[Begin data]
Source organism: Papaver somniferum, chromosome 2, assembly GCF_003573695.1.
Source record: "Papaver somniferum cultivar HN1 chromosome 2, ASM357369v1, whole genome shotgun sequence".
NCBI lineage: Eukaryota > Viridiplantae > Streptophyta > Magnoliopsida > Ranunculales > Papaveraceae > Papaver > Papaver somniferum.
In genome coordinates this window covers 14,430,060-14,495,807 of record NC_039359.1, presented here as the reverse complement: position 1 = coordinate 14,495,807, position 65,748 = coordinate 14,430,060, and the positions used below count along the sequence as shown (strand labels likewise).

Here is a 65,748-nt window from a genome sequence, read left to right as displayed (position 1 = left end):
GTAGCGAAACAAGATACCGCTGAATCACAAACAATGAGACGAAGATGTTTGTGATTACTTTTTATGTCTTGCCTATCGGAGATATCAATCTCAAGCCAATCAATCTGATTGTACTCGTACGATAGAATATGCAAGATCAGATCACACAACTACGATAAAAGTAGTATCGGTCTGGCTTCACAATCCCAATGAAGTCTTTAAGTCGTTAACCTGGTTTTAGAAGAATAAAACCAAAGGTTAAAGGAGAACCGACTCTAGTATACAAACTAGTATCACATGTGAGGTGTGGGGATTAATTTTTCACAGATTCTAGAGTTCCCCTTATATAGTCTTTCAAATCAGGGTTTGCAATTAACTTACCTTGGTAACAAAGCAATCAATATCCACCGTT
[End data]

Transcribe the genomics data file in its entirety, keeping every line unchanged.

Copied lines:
Source organism: Papaver somniferum, chromosome 2, assembly GCF_003573695.1.
Source record: "Papaver somniferum cultivar HN1 chromosome 2, ASM357369v1, whole genome shotgun sequence".
NCBI lineage: Eukaryota > Viridiplantae > Streptophyta > Magnoliopsida > Ranunculales > Papaveraceae > Papaver > Papaver somniferum.
In genome coordinates this window covers 14,430,060-14,495,807 of record NC_039359.1, presented here as the reverse complement: position 1 = coordinate 14,495,807, position 65,748 = coordinate 14,430,060, and the positions used below count along the sequence as shown (strand labels likewise).

Here is a 65,748-nt window from a genome sequence, read left to right as displayed (position 1 = left end):
GTAGCGAAACAAGATACCGCTGAATCACAAACAATGAGACGAAGATGTTTGTGATTACTTTTTATGTCTTGCCTATCGGAGATATCAATCTCAAGCCAATCAATCTGATTGTACTCGTACGATAGAATATGCAAGATCAGATCACACAACTACGATAAAAGTAGTATCGGTCTGGCTTCACAATCCCAATGAAGTCTTTAAGTCGTTAACCTGGTTTTAGAAGAATAAAACCAAAGGTTAAAGGAGAACCGACTCTAGTATACAAACTAGTATCACATGTGAGGTGTGGGGATTAATTTTTCACAGATTCTAGAGTTCCCCTTATATAGTCTTTCAAATCAGGGTTTGCAATTAACTTACCTTGGTAACAAAGCAATCAATATCCACCGTT